The Caribbean Court of Justice (CCJ) today heard arguments for the case about whether the Guyana Court of Appeal has the jurisdiction to hear and determine the appeal filed to challenge the dismissal of the APNU+AFC’s Election Petition 99 of 2020.
At the heart of the case before the CCJ is whether the Chief Justice indeed has the authority to dismiss an election petition on procedural grounds without a right to appeal.
Attorney General Anil Nandlall argued today that there are no statutory provisions or anything on the record which gives the Court of Appeal the right to hear or determine the matter.
He submitted to the Court, that there are provisions in the Constitution for an appeal, but only the substantive matter was determined by the High Court and the applicants were dissatisfied with the ruling.
In the event that the petition was not heard and was dismissed on A technicality, Mr. Nandlall argued that the case should have ended at that instance.
“I dare say with the greatest of respect that the Court of Appeal of Guyana did not get it right because they sought to find an appeal and ground of appeal where one does not exist using the conventional provisions of the Court of Appeal,” the Attorney General said.
In responding to the Attorney General’s submission, CCJ Judge, Justice Jacob Wit questioned the Attorney General on whether he believes that the provision as outlined in his argument gives the first instance Judge too much power to dismiss a petition without the right to appeal.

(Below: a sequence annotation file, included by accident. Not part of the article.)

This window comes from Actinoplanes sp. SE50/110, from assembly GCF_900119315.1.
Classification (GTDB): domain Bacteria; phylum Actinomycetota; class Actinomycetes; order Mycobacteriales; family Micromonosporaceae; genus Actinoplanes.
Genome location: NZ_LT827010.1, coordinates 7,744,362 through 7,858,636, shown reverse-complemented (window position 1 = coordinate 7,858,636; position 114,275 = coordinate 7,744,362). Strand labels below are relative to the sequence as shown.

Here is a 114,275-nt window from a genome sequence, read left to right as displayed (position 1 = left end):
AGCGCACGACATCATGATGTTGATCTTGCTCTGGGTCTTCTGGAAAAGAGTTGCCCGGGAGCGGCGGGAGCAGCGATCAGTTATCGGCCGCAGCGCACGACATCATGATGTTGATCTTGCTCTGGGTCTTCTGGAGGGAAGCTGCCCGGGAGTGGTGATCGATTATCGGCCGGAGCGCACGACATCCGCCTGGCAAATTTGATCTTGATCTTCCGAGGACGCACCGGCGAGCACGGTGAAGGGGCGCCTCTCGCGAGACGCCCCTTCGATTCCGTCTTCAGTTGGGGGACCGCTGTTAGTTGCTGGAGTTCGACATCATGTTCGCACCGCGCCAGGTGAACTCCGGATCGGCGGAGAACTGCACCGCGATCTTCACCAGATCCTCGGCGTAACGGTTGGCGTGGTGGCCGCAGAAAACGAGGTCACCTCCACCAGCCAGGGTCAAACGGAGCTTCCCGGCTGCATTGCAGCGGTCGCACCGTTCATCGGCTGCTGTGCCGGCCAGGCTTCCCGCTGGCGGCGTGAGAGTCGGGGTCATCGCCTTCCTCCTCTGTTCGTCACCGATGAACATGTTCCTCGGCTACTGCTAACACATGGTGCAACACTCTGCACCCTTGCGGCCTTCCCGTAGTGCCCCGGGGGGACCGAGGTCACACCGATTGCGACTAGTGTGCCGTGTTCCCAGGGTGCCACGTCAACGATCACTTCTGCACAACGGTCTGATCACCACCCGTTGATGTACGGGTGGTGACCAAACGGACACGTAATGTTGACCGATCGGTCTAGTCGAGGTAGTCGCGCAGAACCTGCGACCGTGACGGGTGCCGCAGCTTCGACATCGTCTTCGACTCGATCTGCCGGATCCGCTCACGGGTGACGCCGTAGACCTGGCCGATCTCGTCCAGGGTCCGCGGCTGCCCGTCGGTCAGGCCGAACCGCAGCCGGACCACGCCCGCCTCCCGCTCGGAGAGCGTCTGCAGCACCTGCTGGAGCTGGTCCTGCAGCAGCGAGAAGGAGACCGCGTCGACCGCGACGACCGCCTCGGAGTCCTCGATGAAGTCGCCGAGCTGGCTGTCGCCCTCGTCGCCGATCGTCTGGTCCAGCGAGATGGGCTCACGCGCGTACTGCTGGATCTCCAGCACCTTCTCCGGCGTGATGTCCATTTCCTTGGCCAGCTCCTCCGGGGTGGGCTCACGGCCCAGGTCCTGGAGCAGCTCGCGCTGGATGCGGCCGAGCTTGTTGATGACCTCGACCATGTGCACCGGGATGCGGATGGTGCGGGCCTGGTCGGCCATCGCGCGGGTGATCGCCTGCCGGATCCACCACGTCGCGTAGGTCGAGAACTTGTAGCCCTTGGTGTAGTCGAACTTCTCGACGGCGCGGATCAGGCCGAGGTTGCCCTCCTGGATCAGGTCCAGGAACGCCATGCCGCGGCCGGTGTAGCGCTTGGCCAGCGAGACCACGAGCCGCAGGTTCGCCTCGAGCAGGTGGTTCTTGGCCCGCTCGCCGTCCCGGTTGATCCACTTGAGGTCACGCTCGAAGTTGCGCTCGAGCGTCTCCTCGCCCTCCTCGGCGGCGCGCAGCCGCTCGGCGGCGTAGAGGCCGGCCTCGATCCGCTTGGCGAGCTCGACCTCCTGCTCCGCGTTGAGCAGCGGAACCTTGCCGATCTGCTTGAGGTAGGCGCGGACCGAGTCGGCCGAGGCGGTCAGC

“Because the Judge can use any procedural device (to give a ruling) I am not saying that the Chief Justice did that in this case, but theoretically, and I am not saying that’s the case here, but there might be a case where the Judge is manifestly wrong but you will still say, well we have to accept that because this is simply in no way appealable?” Justice Wit questioned.
Continuing the argument along the line that the High Court has exclusive jurisdiction to hear the case was Senior Counsel Douglas Mendes who argued that there is a reason why special jurisdiction was given to an election court to determine election-related cases.
But Counsel for the Opposition, Senior Counsel John Jeremie disagreed with the submission of both the Attorney General and SC Mendes.
Jeremie argued that the Chancellor and Appellate Judge, Justice Dawn Gregory were in order when they found that the Court of Appeal has jurisdiction to hear and determine the case.
He explained that while there may be no explicit provisions for the Appeal Court, there are provisions that guide how the Court treats such matters.
“There are a number of other routes available to them which would allow them to have jurisdiction in this matter and I recommend to your lordship the decision of the chancellor in particular and Justice of Appeal, Gregory,” Jeremie noted.
The Court has not set a date for its ruling but has promised to communicate with the parties on when it will be ready to make its decision known.
It stressed, however, the need to have the matter determined quickly given its importance.